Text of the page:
House Version of Magnuson-Stevens Act Introduced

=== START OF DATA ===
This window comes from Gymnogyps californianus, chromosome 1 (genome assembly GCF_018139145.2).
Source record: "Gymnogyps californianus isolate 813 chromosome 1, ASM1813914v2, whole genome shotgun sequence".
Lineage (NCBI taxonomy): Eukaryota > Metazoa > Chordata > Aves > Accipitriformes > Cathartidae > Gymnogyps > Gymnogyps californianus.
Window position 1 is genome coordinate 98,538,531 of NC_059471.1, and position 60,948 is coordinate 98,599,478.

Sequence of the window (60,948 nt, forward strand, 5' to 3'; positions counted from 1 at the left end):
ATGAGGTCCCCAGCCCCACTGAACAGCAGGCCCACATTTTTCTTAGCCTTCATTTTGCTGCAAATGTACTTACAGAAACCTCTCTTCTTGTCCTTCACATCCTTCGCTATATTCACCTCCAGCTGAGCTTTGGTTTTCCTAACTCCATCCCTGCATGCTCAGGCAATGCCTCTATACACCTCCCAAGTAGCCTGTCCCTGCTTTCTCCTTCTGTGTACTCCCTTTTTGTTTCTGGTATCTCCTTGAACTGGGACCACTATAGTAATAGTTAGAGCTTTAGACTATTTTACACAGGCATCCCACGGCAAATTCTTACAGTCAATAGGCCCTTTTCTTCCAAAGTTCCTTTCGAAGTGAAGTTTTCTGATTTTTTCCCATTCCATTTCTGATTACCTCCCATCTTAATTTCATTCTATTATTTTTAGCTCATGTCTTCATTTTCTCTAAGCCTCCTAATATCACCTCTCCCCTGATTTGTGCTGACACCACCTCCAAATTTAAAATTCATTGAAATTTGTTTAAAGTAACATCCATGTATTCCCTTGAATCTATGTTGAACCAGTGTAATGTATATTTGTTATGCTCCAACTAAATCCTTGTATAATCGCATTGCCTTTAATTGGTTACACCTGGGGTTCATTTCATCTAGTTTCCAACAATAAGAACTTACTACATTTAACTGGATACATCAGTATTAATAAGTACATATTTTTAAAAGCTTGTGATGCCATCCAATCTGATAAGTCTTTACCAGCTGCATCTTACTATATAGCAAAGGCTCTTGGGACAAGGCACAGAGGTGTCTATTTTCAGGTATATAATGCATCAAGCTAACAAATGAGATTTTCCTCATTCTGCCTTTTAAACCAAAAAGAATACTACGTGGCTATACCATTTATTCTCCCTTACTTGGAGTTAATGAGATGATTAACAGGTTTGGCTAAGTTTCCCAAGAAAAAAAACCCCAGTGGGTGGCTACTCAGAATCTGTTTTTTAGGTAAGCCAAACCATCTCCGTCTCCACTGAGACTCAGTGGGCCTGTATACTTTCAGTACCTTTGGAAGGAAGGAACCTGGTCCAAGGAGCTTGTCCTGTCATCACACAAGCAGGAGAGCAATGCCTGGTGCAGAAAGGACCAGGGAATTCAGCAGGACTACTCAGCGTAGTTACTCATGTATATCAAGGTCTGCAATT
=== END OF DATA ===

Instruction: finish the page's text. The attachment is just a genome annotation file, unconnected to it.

The Theodore Roosevelt Conservation Partnership Tim Zink March 29, 2006 202-654-4625 For Immediate Release [email protected] House Version of Magnuson-Stevens Act Introduced Bill Seen as a Good Step Towards Addressing Saltwater Anglers’ Priorities WASHINGTON - Passage of a strong marine fisheries conservation bill took an important step forward today as House Resources Committee Chairman Richard Pombo (R-Calif.) and Reps. Barney Frank (D-Mass.) and Don Young (R-Alaska) introduced legislation to reauthorize the Magnuson-Stevens Act. The legislation builds a strong foundation for future discussions at a critical point with only approximately 50 legislative days left in this Congress. “Our initial examination of this complicated and highly technical legislation tells us that many of our core priorities are being addressed. As we continue to analyze the bill with an eye toward the SALT principles (outlined below), we look forward to opportunities for lawmakers to strengthen the fisheries conservation elements that will be contained in the final version of the Magnuson-Stevens bill,” said Jim Martin, the Director of the Berkley Conservation Institute. Key to the Theodore Roosevelt Conservation Partnership (TRCP) Marine Conservation Working Group (MCWG) is inclusion of much of the language the working group has promoted to enhance recreational fishing. The Working Group has organized around four key SALT principles: Science must be used in marine fisheries conservation; Allocate fisheries resources more equitably to recreational fishermen; License saltwater anglers to improve data collection and increase funding; Tackle used by fishermen should reduce bycatch and not damage habitat. “It is our hope that changes to the environmental review process proposed by the House bill are carefully evaluated as Congress moves ahead so we can guarantee that adequate protections exist for essential fish habitat,” said Carol Forthman, Director of Ocean Resource Policy of the American Sportfishing Association. “Saltwater anglers depend on a strong Magnuson-Stevens Act to ensure that there are healthy fish populations for them to pursue. We applaud the House leadership for working closely with those of us in the recreational fishing sector as they drafted their bill,” commented Bob Hayes with the Coastal Conservation Association and co-chair of TRCP’s MCWG. He continued, “With bills in the Senate and now in the House that include most of our SALT principles for recreational anglers, we are close to the first comprehensive revision of the law in 10 years, and the first that considers recreational fishing interests on par with commercial fishing. House and Senate leaders need to move forward quickly so that we do not lose this golden opportunity.” Of particular interest to TRCP and its marine conservation partners is language that sets clear scientific criteria that must be met before no-fishing marine reserves can be created, ensures that fisheries resources are allocated based on the economic impact of all fishing sectors, and develops a national registry of recreational anglers. New to the bill, the House Resources Committee requires a report on the 20 most overcapitalized fisheries and encourages fleet buyouts that would purchase not only the fishing vessels but also the permit. In addition, the bill improves on the Senate version by authorizing $5 million to help states without a saltwater fishing license to establish a program that will improve data collection on recreational fishing – a move to encourage states to take the lead on licensing. “For years state fish and wildlife agencies have shown that effective hunting and fishing license programs are critical for funding conservation and providing solid data on these recreational interests,” stated the International Association of Fish & Wildlife Agencies’ Eric Schwaab who is also a co-chair of the MCWG. “The House bill allows more states to embrace a saltwater fishing license and helps them to get programs off the ground by allocating funds for this purpose.” Matthew B. Connolly, President of the Theodore Roosevelt Conservation Partnership, noted, “This is only the third time in thirty years that Congress has made substantial changes to the premier marine fisheries law. If the final bill includes the SALT principles advocated by our Marine Conservation Working Group, it will be a positive step forward for recreational fishing. Reauthorization of the Magnuson-Stevens Act with these improvements should be one of the top priorities for Congress to complete this session.” TRCP’s Marine Conservation Working Group brings together marine policy experts from the nation’s leading recreational fishing and marine conservation organizations including the American Sportfishing Association, Berkley Conservation Institute, Coastal Conservation Association, the International Association of Fish & Wildlife Agencies, and the Izaak Walton League of America. For additional information about the Magnuson-Stevens Act and more details on our SALT Principles, go to: *** The Theodore Roosevelt Conservation Partnership is a coalition of leading conservation organizations and individual grassroots partners, working together to conserve fish and wildlife and their habitat, increase funding for conservation and management, and expand access to places to hunt and fish. Tim Zink Theodore Roosevelt Conservation Partnership Deputy Director of Communications 555 11th Street NW, 6th Floor Washington, DC 20004 202-654-4625 [email protected]